Throughout 2020 we often heard the word unprecedented, seemingly in excess. Yet, for cybersecurity, it is an apt description of the challenges companies faced as they shifted to a work-from-home culture. These challenges — with phishing, ransomware, and social engineering as the reigning champions of attack vectors — are outlined in the 2021 Verizon Data Breach and Investigations Report.
The annual Verizon DBIR contains its analysis of security incidents and data breaches, categorized by sector. It’s worth noting that Coalition provided Verizon with access to our BinaryEdge internet scanning data for the DBIR.
Robust in its scope and length, the DBIR uses data from 83 contributors to review 29,207 incidents, over 5,258 of which were confirmed breaches. The frequency of some attack patterns was predictable based on trends in cybersecurity. Ransomware incidents doubled in frequency from last year, while others remained reliable constants. Denial of service (DoS) continued to be the most common attack pattern, and humans continued to be the leading cause of breaches.
Here are the highlights we believe are essential for our policyholders
Social engineering was the most successful attack vector
The majority of social engineering incidents were discovered externally — meaning that “when employees are falling for the bait, they don’t realize they’ve been hooked.”
Business Email Compromises (BEC) were the second most common form of social engineering
Ransomware took third place in breaches — doubling its frequency from last year
Financially motivated attacks continue to be the most common
Older vulnerabilities that haven’t been patched are still being exploited
SMB breaches increased from last year — companies with less than 1,000 employees had 1,037 incidents with 263 confirmed data disclosures.
The range in losses for ransomware attacks is noteworthy. According to the DBIR, the median amount was $11,150 while the range in losses for 95% of the cases fell between $70 and $1.2 million. Such a disparity is enough to make anyone nervous.
“This year, we’re displeased to report that we’ve seen yet another increase in Ransomware cases, which has been continuing on an upward trend since 2016 and now accounts for 5% of our total incidents. The novel fact is that 10% of all breaches now involve Ransomware.”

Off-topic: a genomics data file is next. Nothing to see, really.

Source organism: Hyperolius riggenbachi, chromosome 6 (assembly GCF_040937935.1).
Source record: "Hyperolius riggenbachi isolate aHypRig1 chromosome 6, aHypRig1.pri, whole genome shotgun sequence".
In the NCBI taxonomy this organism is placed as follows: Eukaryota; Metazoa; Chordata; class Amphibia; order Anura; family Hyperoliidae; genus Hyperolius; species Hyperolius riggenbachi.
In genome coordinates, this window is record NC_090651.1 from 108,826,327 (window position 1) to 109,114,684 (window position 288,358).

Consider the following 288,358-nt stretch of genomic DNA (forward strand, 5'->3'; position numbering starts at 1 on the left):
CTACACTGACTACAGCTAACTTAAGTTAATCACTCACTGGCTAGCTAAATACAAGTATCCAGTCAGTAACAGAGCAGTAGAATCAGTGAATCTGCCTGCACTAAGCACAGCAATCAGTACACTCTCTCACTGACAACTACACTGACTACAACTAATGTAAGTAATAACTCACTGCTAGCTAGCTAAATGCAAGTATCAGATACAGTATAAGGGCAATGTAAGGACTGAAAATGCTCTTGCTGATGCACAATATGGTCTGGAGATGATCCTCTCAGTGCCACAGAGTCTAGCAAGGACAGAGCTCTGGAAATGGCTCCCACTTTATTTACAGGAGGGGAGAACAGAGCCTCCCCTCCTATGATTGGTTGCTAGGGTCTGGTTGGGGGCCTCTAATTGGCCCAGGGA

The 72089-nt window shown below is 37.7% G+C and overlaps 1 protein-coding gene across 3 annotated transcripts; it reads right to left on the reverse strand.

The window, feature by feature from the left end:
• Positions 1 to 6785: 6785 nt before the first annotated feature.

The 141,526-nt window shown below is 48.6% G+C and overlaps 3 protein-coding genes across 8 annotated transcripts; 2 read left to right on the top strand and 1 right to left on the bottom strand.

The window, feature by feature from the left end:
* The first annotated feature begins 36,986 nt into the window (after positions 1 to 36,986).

As any policyholder who has experienced a cybersecurity event knows, direct losses are not the only cost associated with an incident or breach: Digital Forensics and Incident Response (DFIR), legal counsel, fees, and reputation damage all factor into the total losses. As a cyber insurance leader, Coalition offers comprehensive insurance that helps your organization recover financially and operationally after a cybersecurity event.
The DBIR breakdown of fees associated with losses based on cyber insurance claims shows a wide range in costs where forensics are involved.
“Figure 42 provides an idea of what to expect in these areas based on cyber insurance claims. Each dot represents 2% of incidents. As you can see, 50% of incidents had no associated forensics costs. When forensics costs were present, 95% fell into the range of $2,400 to $336,500. Slightly fewer incidents had no associated legal costs, (36%). For the remaining 64%, 95% of the legal costs fell between $800 and $54,000.”
By now, you may feel overwhelmed; cybersecurity challenges are constantly evolving, and attackers are getting stealthier. Coalition can help.
We recently launched Coalition Control, a proactive approach to managing cyber risk through our integrated platform. The best part? Coalition Control is available for free. With your business email address alone, you gain access to Automated Scanning & Monitoring, which provides your organization with ongoing monitoring and reporting of your attack surface — yes — for free.
Inside Coalition Control is our partner technology ecosystem with access to significant savings on security solutions and services covering everything from endpoint detection and response (EDR) to identity and access management and remote network access.